The Hill Street tunnel was the second of twin bores through the northeastern section of Bunker Hill. The other tunnel was used by Pacific Electric Railway. The tunnels connected Temple Street with 1st Street.
This photo accompanied a story in the March 23, 1913, Los Angeles Times that reported:
The industrious steam shovel which for almost eight months has been steadily eating into the vitals of Bunker Hill removed the last of 40,000 cubic yards of earth from the new Hill-Street tunnel yesterday afternoon and the first automobile went through. The 550-foot bore will be opened to traffic within sixty days. When completed this tunnel will be one of the finest in the country, the contract calling for walls lined with white enamel tile similar to that used in bathrooms, and will cost $135,000.
H.A. Wattson and C.A. Spicer, the contractors, climbed into the company automobile and made the maiden trip through the new bore. The first vehicle to pass through encountered difficulties that will not face others upon completion. …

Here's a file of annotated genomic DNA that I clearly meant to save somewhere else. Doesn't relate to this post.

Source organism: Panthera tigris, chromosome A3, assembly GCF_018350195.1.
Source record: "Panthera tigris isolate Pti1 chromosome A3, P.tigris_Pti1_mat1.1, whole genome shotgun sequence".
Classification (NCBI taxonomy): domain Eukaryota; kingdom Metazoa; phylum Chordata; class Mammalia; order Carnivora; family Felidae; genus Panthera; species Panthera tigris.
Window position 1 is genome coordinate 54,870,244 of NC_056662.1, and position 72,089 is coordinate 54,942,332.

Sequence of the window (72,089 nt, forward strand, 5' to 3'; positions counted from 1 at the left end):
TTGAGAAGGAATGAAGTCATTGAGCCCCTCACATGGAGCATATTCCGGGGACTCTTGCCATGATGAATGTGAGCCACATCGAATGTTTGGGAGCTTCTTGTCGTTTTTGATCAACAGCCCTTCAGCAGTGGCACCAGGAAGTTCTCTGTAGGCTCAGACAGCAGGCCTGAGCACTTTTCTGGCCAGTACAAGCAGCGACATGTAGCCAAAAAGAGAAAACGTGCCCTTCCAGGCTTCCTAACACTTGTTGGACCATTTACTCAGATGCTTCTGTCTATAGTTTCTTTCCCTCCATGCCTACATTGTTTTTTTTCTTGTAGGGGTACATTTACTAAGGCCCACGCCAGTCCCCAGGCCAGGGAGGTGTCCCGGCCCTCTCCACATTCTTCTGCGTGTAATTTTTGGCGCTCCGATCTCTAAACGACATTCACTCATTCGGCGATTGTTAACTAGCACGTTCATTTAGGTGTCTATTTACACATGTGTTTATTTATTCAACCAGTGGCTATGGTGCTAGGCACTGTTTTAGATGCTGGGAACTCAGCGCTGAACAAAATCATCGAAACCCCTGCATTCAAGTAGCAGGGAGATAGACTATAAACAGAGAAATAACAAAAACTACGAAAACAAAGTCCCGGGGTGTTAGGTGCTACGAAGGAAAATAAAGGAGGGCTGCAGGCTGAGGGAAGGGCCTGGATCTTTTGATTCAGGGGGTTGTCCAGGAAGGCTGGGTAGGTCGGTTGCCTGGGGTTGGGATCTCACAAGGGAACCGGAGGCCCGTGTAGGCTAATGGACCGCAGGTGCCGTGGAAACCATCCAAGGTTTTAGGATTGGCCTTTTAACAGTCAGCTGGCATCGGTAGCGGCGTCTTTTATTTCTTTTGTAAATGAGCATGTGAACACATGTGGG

The new tunnel parallels the Hill Street tunnel constructed and used by the Pacific Electric Railway and will mean much to traffic inasmuch as it saves the long climb up Broadway to reach Temple street and points west of Broadway.
The Hill Street tunnels, and the hill above them, were removed in 1955 to make way for the current Los Angeles Civic Center.
This post was originally published on May 26, 2014.
See more from the Los Angeles Times archives here